American Airlines took center stage at Baltimore-Washington International Thurgood Marshall Airport, when 25 nursing mothers and their children recently rallied to support a woman’s right to breastfeed while travelling on an airplane. The mother, apparently sitting in the window seat, next to her husband, was asked by a flight attendant to cover-up with a blanket while feeding, for the comfort of others. The woman later wrote a complaint to American Airlines addressing the incident and received a reply in which the airlines supported her right to breastfeed, but due to the confined space within the aircraft, expressed their views that ‘breastfeeding be done with a certain discretion.’
While American Airlines, along with Northwest and United Airlines state that a mother is not prevented from breastfeeding on a plane, the larger question, for many, seems to be what is appropriate when breastfeeding and what is not. Fortunately or unfortunately, the reality is that the American culture is uncomfortable with the exposure of breasts in public. While in the case of nursing mothers, breasts are used as the primary source of feeding for their children. Their function is fairly straightforward and yet the act of watching a mother nurse her infant continues to be embarrassing to many. Does the public have the right to infringe their views by saying, ‘It’s okay if you breastfeed, but do it in a way where you don’t make me feel uncomfortable?’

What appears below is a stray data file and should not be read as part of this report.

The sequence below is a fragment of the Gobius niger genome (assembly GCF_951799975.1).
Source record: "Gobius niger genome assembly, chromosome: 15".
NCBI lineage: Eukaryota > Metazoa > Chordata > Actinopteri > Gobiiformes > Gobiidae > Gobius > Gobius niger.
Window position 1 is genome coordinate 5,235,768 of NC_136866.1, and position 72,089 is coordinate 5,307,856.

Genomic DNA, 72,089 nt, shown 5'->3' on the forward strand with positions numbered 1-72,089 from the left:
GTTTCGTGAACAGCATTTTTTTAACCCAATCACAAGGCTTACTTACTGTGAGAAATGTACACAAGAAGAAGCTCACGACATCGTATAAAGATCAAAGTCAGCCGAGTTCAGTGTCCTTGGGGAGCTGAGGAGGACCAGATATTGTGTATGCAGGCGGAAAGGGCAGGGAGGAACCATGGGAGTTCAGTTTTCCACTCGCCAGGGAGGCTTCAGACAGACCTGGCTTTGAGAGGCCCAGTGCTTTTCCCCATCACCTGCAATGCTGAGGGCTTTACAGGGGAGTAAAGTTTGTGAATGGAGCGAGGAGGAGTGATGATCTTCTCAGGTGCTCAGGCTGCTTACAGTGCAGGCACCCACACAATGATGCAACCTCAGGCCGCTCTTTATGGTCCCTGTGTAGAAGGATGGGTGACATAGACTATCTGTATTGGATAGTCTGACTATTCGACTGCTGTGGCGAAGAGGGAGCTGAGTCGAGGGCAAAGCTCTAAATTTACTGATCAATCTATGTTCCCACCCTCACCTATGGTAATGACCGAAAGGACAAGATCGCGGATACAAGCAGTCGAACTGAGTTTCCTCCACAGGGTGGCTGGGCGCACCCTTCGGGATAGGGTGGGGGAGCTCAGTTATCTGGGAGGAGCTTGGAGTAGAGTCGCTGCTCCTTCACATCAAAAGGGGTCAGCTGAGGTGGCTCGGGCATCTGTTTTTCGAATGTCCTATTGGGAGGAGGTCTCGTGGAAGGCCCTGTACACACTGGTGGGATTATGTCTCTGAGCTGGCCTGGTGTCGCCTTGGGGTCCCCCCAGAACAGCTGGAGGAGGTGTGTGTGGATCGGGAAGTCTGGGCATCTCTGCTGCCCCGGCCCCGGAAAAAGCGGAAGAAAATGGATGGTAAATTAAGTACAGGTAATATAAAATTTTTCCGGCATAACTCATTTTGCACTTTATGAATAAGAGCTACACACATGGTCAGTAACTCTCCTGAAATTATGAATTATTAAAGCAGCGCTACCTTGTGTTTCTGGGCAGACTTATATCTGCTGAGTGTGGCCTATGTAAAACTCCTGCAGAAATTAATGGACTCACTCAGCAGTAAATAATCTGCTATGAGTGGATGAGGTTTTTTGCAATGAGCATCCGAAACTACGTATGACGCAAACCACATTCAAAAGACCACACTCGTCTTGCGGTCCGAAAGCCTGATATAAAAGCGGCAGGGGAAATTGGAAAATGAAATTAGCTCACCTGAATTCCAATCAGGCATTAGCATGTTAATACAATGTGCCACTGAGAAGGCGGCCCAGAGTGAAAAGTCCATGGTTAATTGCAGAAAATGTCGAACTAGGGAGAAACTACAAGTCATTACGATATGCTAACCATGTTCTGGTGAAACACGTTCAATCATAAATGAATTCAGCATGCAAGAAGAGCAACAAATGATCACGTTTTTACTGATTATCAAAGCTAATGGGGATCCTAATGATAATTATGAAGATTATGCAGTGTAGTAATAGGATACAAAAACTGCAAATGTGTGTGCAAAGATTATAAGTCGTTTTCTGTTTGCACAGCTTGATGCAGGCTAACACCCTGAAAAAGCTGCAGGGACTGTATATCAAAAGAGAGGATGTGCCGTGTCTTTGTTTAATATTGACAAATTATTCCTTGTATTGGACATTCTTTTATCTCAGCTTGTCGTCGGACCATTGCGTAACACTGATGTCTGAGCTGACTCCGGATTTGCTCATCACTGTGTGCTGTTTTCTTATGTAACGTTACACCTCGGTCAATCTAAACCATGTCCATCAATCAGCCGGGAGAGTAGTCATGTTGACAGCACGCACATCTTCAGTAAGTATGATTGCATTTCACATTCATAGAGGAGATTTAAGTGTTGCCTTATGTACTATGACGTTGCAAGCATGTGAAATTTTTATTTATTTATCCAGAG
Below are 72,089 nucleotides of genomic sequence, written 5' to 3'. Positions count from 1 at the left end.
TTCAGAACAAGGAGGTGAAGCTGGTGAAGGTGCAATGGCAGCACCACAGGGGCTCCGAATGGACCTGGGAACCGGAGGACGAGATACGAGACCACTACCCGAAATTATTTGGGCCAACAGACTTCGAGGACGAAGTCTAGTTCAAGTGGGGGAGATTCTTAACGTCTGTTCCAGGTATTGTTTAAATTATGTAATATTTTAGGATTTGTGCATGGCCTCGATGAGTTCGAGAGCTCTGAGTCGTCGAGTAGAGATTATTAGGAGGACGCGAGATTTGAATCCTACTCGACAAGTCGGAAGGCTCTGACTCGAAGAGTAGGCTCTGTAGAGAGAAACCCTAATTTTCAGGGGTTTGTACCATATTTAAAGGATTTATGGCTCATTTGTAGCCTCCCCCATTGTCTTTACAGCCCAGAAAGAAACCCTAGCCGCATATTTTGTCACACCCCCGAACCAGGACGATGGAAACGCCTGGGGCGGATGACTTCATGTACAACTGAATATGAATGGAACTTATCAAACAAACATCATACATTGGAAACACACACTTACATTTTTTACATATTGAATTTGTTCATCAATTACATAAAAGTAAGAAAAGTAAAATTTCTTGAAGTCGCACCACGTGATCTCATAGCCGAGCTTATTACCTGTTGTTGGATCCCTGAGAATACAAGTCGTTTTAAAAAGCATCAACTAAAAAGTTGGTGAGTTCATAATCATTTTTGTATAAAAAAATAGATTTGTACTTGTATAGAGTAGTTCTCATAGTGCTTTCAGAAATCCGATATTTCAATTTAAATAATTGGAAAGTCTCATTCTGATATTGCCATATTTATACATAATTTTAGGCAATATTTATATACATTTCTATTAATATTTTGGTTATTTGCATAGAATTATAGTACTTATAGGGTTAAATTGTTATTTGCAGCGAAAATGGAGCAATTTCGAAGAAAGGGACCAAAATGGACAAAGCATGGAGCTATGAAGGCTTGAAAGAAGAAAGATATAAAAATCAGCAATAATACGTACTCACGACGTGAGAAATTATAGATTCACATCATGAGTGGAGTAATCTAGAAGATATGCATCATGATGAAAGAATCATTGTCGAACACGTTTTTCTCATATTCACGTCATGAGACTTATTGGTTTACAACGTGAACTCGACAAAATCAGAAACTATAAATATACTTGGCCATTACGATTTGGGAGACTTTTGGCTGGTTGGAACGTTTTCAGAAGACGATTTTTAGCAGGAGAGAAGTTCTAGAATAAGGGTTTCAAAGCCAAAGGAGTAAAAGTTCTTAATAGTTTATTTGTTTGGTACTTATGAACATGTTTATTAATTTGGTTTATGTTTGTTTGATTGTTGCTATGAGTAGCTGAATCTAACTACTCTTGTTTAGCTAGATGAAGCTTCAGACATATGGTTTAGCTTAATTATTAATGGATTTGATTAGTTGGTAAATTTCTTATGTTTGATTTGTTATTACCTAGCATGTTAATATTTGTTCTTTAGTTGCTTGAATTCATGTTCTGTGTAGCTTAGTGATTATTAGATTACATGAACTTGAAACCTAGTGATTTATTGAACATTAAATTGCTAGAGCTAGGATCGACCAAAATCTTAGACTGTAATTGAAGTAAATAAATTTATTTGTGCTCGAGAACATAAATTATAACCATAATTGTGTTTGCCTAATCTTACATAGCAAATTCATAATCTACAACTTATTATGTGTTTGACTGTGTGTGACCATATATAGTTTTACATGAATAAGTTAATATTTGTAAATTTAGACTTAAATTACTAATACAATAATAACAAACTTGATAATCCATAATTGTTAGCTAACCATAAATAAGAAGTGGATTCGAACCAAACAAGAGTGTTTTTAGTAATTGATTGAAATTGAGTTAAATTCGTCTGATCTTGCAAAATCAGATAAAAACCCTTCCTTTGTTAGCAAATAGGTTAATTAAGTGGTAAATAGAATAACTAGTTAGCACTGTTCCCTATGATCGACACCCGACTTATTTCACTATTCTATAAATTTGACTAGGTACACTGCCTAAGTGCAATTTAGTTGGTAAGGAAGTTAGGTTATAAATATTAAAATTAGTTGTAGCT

Others may argue that they fully support breastfeeding, but ask that the mother practice a little modesty by using some type of cover-up. Therefore, you’re encouraged to breastfeed, but not at the expense of others by bringing attention to yourself. The tug-of-war continues and the question then becomes, ‘Is the mother choosing not to use a cover-up in order to voice her right to breastfeed in any manner in which she chooses?’
Whether in the air or on the ground, the question of what is appropriate when breastfeeding in public and what is not remains an emotional argument. Until the American culture changes its views on the exposure of breasts as related to nursing, the conflict persists.